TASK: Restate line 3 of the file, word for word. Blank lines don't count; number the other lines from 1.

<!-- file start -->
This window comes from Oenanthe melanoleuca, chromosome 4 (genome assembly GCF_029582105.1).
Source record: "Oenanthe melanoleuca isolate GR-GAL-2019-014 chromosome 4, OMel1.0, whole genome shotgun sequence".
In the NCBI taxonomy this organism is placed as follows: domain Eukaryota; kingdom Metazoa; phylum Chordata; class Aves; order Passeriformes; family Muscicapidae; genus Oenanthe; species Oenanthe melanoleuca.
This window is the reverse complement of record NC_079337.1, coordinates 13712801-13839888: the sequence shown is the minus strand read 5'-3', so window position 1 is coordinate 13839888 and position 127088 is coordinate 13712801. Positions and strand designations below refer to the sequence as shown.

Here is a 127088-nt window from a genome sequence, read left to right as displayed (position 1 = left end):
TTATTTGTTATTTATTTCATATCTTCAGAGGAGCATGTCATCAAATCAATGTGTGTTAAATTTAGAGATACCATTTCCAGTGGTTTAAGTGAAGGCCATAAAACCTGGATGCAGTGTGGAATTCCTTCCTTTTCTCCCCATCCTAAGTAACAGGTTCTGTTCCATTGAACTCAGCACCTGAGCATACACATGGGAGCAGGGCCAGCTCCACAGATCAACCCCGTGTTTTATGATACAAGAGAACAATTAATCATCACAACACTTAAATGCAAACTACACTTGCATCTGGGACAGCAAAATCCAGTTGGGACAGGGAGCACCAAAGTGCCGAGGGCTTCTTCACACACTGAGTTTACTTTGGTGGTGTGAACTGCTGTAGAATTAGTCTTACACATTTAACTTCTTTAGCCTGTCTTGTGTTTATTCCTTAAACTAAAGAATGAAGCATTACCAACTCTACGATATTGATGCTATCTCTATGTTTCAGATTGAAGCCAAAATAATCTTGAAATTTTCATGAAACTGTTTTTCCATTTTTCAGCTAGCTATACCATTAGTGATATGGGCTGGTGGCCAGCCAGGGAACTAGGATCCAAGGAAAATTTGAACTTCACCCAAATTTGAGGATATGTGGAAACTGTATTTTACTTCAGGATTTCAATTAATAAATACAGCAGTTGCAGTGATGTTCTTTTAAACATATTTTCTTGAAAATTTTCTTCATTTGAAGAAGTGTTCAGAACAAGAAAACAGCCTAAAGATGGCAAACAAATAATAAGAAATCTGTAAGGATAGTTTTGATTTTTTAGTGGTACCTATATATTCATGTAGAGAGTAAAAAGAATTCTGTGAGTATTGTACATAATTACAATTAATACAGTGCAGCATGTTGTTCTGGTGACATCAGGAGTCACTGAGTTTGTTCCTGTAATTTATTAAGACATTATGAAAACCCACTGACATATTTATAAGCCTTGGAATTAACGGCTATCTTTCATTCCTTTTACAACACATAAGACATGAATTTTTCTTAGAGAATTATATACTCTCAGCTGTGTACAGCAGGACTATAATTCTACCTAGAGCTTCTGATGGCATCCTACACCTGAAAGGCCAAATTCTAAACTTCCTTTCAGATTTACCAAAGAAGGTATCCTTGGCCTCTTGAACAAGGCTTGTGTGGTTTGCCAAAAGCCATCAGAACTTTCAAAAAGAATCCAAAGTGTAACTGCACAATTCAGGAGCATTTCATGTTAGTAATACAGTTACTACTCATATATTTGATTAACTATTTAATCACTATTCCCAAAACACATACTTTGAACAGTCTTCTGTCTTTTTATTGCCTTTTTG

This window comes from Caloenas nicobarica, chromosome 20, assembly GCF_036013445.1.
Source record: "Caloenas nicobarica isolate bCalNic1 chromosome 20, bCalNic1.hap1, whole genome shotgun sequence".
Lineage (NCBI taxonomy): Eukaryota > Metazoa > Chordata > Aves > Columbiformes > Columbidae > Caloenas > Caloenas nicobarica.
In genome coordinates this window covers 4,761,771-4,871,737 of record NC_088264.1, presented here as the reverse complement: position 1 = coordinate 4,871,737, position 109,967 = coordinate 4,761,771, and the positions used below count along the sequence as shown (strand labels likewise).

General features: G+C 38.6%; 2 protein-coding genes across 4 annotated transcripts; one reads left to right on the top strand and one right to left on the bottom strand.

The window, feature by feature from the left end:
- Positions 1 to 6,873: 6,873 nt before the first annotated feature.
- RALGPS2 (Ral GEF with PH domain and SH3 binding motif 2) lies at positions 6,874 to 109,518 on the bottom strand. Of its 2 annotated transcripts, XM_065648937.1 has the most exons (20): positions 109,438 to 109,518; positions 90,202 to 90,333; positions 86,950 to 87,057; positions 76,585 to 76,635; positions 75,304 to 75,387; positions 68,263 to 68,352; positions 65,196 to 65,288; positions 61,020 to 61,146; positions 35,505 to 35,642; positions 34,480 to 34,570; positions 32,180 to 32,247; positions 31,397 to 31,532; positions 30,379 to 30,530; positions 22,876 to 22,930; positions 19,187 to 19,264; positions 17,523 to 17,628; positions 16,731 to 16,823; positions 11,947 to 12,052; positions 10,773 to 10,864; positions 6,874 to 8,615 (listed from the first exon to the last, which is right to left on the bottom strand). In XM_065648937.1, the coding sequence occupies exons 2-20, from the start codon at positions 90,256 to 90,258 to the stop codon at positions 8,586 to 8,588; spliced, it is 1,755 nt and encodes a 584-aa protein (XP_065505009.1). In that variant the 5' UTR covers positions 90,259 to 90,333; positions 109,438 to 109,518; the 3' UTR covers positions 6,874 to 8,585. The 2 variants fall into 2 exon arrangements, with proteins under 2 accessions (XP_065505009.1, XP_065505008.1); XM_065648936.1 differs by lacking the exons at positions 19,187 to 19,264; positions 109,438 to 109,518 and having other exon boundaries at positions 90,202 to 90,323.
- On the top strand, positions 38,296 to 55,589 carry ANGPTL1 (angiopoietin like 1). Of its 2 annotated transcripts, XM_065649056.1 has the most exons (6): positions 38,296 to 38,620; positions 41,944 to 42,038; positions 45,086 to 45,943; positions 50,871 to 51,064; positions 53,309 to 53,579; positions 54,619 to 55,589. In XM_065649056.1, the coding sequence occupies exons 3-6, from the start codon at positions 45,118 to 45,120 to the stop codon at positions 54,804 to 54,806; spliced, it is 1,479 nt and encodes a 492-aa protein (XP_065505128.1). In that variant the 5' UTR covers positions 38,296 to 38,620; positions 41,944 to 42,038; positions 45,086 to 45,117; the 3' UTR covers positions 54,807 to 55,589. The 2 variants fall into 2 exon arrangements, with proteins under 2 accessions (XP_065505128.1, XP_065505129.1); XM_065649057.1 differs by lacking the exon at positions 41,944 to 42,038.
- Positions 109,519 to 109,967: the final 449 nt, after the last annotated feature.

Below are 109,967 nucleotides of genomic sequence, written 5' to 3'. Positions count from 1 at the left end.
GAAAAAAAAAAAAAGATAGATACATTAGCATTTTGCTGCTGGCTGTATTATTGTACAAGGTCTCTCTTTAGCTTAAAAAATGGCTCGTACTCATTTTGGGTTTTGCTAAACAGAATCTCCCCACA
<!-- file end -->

In the NCBI taxonomy this organism is placed as follows: domain Eukaryota; kingdom Metazoa; phylum Chordata; class Aves; order Passeriformes; family Muscicapidae; genus Oenanthe; species Oenanthe melanoleuca.